Burglaries skewing Cayman crime numbers

Burglary offenses in the Cayman Islands are being committed at the rate of nearly two per day and are largely overshadowing what police statistics show has been a significant drop in violent crime during the past five years, a Cayman Compass analysis of crime numbers has revealed.

Break-ins reported to the Royal Cayman Islands Police Service between 2012 and 2014 have almost doubled in three years and are continuing to trouble local police this year. In 2010, the number of burglaries for the year totaled fewer than 600. Last year, the number of burglaries was above 700.

The resulting crime statistics for the years, due to the sheer number of burglaries compared to the rest of the crimes, showed a 20 percent increase in what the RCIPS considered “serious crime” between 2010 and 2014.

However, removing burglaries and attempted burglaries from the total of serious crimes and the remainder of the “serious” criminal offenses recorded by police actually fell during the period. Serious crimes include home invasions, major assaults, rapes, robberies, wounding, attempted murder, murder and attempted robbery.

A total of 64 robberies were reported to police in 2010. In 2011, there were 67 robberies reported in the Cayman Islands. In 2014, there were 47 for the year.

Reports of serious assaults, called grievous bodily harm in the Cayman Islands, went from 12 in 2010, to 28 in 2011, to just seven last year.

The number of murders and attempted murders to occur in 2010 totaled 22. In 2014 it was 12.

So far in 2015, the trend appears to be continuing as local police have noted their lowest number of violent crimes committed in the first six months during any of the previous five years. However, the number of burglaries – more than 320 in the first half of 2015 – served to increase “serious crime” recorded by the RCIPS during first half of 2015 by 14 percent.

“Violent crime [serious crimes not including burglaries] … fell 24 percent,” the RCIPS noted in a statement. “There were 59 incidents total in these [violent crime] categories, while during the first half of 2015 there were 45 incidents.

“During the second quarter of 2015, a noticeable increase in incidents of burglary and attempted burglary elevated the number of overall serious crimes by 14 percent. Burglaries themselves increased by 16 percent in the first half of [2015].”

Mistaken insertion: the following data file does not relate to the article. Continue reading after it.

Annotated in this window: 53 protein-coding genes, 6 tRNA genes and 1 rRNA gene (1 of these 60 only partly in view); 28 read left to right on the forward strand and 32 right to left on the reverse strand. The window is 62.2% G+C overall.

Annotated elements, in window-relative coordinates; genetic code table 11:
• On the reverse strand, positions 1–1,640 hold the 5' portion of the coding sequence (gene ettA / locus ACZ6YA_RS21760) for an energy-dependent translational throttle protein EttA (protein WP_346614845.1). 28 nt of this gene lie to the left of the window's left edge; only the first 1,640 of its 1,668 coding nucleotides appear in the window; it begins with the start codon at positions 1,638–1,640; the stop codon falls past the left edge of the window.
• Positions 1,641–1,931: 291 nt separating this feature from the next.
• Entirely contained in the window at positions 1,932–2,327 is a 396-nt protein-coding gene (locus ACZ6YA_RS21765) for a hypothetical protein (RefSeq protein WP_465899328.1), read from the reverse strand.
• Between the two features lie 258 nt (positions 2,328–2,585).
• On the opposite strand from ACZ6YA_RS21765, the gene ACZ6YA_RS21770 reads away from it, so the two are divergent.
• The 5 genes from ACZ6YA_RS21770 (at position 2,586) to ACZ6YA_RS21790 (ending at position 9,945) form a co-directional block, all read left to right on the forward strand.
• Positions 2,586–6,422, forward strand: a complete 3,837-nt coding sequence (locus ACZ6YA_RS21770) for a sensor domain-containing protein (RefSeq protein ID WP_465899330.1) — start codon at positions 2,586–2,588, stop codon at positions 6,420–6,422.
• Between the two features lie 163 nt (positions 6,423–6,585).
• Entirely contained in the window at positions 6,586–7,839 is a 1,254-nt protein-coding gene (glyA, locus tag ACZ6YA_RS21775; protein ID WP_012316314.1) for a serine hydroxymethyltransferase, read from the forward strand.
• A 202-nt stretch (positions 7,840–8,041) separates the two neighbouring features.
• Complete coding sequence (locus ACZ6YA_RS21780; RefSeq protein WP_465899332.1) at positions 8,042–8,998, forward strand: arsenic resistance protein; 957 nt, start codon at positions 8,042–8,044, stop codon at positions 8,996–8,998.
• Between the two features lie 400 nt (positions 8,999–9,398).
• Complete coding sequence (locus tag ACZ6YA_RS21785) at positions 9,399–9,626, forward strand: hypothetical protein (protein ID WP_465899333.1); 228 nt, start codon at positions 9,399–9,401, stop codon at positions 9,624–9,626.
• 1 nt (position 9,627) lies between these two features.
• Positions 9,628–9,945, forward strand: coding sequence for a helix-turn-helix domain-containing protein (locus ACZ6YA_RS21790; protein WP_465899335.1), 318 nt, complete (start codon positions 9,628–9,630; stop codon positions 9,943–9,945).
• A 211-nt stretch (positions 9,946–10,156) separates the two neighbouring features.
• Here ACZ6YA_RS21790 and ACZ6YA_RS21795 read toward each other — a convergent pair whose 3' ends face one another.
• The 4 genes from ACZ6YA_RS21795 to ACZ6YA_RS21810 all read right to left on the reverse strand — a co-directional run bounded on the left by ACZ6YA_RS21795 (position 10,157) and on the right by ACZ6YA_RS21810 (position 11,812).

RCIPS Chief Superintendent Kurt Walton said police responded to the increase in break-ins with a “steady pace of arrests.”

“During the first six months, we arrested 76 people, up 12 percent from arrests during the same period last year,” Mr. Walton said.

In one case investigated by police, the person arrested was believed to have been responsible for 10 burglaries. It’s a common theme police have reported over the years: a spike in crimes following the release of “career” burglars from prison.

“Burglary continues to be a stubborn problem for our society that will require more than just prevention and enforcement to permanently reduce,” Mr. Walton said.


  1. I always thought it was the amount of criminals that skew these figures.

    As for the arresting of 76 people, that doesn’t concern me. I want to know how many were arrested, and then charged and taken off the streets.

  2. The answer for career burglars has to be:
    1. Keep them in prison for longer.
    2. Require them to wear a GPS tracker after they are released. Preferably forever.

    Don’t like the punishment, don’t commit the crime.

    And of course make it clear that no homeowner or resident will ever be prosecuted for damage inflicted on the burglar. Don’t want a baseball bat round your head, don’t break into my house.